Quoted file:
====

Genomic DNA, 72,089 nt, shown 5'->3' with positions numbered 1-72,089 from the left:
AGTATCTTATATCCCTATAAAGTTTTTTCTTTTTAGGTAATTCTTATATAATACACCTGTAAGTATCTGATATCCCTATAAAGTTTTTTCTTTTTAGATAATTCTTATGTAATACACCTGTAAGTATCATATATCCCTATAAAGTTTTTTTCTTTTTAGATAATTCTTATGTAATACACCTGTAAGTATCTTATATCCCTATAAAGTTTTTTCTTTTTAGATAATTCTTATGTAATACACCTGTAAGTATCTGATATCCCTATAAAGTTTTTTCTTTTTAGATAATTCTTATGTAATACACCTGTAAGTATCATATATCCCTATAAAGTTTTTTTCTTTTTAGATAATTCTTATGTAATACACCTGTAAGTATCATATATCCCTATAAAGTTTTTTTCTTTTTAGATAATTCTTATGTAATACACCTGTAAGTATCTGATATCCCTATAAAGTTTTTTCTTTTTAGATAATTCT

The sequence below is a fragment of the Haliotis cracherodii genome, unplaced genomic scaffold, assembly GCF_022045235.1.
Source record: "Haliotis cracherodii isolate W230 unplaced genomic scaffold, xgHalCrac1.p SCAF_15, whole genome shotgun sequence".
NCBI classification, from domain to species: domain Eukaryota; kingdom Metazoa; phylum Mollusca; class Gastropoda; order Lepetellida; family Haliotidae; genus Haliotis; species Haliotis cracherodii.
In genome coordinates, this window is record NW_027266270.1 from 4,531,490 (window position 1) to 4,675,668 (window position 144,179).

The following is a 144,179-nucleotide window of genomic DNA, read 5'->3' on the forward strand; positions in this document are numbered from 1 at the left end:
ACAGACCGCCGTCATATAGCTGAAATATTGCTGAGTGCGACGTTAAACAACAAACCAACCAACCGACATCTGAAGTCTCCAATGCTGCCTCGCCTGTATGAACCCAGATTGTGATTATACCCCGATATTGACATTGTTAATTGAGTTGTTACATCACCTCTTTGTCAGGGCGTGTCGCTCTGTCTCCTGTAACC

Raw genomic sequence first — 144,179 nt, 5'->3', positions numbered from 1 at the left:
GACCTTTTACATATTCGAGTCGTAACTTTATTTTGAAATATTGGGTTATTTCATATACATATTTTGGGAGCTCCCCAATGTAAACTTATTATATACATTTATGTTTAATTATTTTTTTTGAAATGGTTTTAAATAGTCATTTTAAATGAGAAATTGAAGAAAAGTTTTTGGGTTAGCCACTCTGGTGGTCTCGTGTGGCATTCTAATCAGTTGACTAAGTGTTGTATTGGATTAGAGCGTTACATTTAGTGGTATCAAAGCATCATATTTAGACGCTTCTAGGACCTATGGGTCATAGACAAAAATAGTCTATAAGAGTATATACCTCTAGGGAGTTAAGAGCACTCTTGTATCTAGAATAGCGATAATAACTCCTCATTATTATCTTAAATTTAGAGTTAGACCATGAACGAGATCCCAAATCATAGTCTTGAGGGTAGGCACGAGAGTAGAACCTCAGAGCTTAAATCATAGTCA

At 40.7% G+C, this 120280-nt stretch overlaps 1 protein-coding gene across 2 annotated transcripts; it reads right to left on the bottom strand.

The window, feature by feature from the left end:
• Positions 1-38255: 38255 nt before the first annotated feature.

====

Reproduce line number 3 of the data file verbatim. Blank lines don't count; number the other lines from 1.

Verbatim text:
The sequence below is a fragment of the Haliotis cracherodii genome, unplaced genomic scaffold, assembly GCF_022045235.1.